Genetic modified organisms – friend or foe in sustainable growth?
With the advent of novel genetic modification tools, we may be able to edit genes of an organism without leaving any trace of the manipulation. This has reignited the discussion of the future of GMO in feed and food production. As genetically optimized organisms may revolutionize production of essential nutrients for healthy food production, GMOs could be a key factor for sustainable growth of the aquaculture industry. The AurOmega and MIRA projects are both investigating the potential of microbial production of omega 3 fatty acids for fish feed.
By Ingerid Onsager, IBT, NTNU
On 9th of February, the research projects AurOmega and MIRA (Microbially produced Raw materials for Aquafeed), hosted a one day workshop on the use of GMOs as feed and food ingredients at NTNU. The main theme was the use of GMO derived feed ingredients to enable a sustainable growth of the aquaculture industry. The workshop was guided by the following questions: How can we feed a growing population with long chain omega-3 fatty acids? What roles could/should GMO EPA and DHA play in the supply of marine feed production?
Post doc Helen Hamilton and professor Daniel B. Müller, both at the NTNU Industrial Ecology Program, organized the workshop, while professor Bjørn Myskja, NTNU Dept. of Philosophy, chaired the event. In addition to AurOmega and MIRA project’s partners, the Norwegian Biotechnology Advisory Board took part, as well as representatives from the fish feed suppliers and the aquaculture industry. The workshop was divided in four sessions, each discussing one of the topics: Why is EPA/DHA important?, How can GMO contribute?, What is the industry’s stance on GMOs?, Consumer acceptance.
Initially, the importance of EPA/DHA and how it affects our health was presented. Omega 3 unsaturated fatty acids can prevent and have positive effect on a variety of conditions and illnesses, including rheumatism, diabetes 2 and cancer. To improve the health of the world’s population, it is crucial that we all get enough DHA/EPA through our diet.
However, the current production of EPA/DHA only covers around 34 percent of the worlds need. The biggest producer of DHA/EPA for dietary consumption is the aquaculture industry, but much of the important fatty acids are lost before they reach the consumer. Therefore, both increased production and decreased loss are important for the world’s health. So how can GMO help?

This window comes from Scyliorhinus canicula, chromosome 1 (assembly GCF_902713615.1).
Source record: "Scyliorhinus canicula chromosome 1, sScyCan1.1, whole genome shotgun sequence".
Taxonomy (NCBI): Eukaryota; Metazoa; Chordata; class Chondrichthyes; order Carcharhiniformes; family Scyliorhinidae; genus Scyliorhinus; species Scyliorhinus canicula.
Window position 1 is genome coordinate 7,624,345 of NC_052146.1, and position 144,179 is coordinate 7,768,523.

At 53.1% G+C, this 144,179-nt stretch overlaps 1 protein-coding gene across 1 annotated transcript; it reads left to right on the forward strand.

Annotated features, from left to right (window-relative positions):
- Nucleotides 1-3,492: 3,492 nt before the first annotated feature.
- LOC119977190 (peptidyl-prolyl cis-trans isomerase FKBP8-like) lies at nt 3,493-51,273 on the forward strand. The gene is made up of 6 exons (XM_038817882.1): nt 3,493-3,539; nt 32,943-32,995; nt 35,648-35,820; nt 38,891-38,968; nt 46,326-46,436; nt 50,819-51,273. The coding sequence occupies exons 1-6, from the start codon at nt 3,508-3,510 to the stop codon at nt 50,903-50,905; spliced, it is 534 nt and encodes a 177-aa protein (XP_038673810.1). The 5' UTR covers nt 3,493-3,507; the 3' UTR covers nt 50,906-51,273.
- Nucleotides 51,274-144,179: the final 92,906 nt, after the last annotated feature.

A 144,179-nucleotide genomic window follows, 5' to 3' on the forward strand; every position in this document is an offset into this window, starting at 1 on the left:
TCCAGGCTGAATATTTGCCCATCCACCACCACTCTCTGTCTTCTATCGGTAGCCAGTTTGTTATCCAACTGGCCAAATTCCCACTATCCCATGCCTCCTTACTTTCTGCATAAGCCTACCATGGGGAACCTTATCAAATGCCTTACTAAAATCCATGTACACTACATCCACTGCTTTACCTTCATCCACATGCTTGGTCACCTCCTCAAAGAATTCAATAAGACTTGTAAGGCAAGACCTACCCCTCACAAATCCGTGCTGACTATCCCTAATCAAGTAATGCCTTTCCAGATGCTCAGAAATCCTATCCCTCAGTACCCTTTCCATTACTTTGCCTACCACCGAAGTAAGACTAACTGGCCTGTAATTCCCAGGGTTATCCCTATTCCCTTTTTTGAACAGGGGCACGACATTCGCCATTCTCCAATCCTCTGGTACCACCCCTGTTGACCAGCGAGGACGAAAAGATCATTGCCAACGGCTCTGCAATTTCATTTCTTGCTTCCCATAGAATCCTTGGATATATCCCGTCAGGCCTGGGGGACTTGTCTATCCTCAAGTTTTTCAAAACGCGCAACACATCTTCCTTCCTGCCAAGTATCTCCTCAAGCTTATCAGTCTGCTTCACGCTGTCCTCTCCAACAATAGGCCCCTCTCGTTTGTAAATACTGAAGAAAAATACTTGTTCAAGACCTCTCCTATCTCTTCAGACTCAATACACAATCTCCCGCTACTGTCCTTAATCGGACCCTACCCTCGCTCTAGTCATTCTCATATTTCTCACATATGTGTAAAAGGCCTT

Two different ways of producing EPA/DHA by using GMO were presented. One option would be using phototrophic organisms that are able to produce EPA/DHA for commercial use. These organisms use sunlight as energy, fixating carbon. Genetic modifications could optimize them for industrial usage, and increased production of EPA/DHA can be achieved. Alternatively, heterotrophic organisms, using carbon sources as energy, can produce DHA/EPA by fermentation of sugar. These are already in use in the industry. However, the industry is facing challenges concerning production efficiency, and GMOs could be developed that overcome this problem. By metabolic engineering, new GMOs may exhibit increased production rate, either by faster growth and improved synthesis pathways, or by reducing elements that degrades the important fatty acids. In either case, introducing GMOs may provide increased productivity and lowered costs, more DHA/EPA can be produced. But will the industry be willing to use GMOs?
In Norway the industry is very careful when it comes to using GMO, and uses a lot of money every year to make sure that they use non-GMO products. This is not because the industry itself is skeptical towards GMO, but because their stance on the matter is closely related towards consumer acceptance. The consumers are very skeptical when it comes to purchasing food products that have been labeled as containing a GMO. This forces the marine feed production to be GMO-free, even though using GMO could mean an increase in EPA/DHA-amounts. However, the industry is positive to the research efforts, and they would like be involved in discussions concerning the use of GMOs in the future.
The workshop raised many important questions surrounding the use of GMO for increased production of DHA/EPA, and concluded that it is important to be open to the new possibilities that GMO could bring.
Presentation by Sigrid Bratlie, The Norwegian Biotechnology Advisory Board.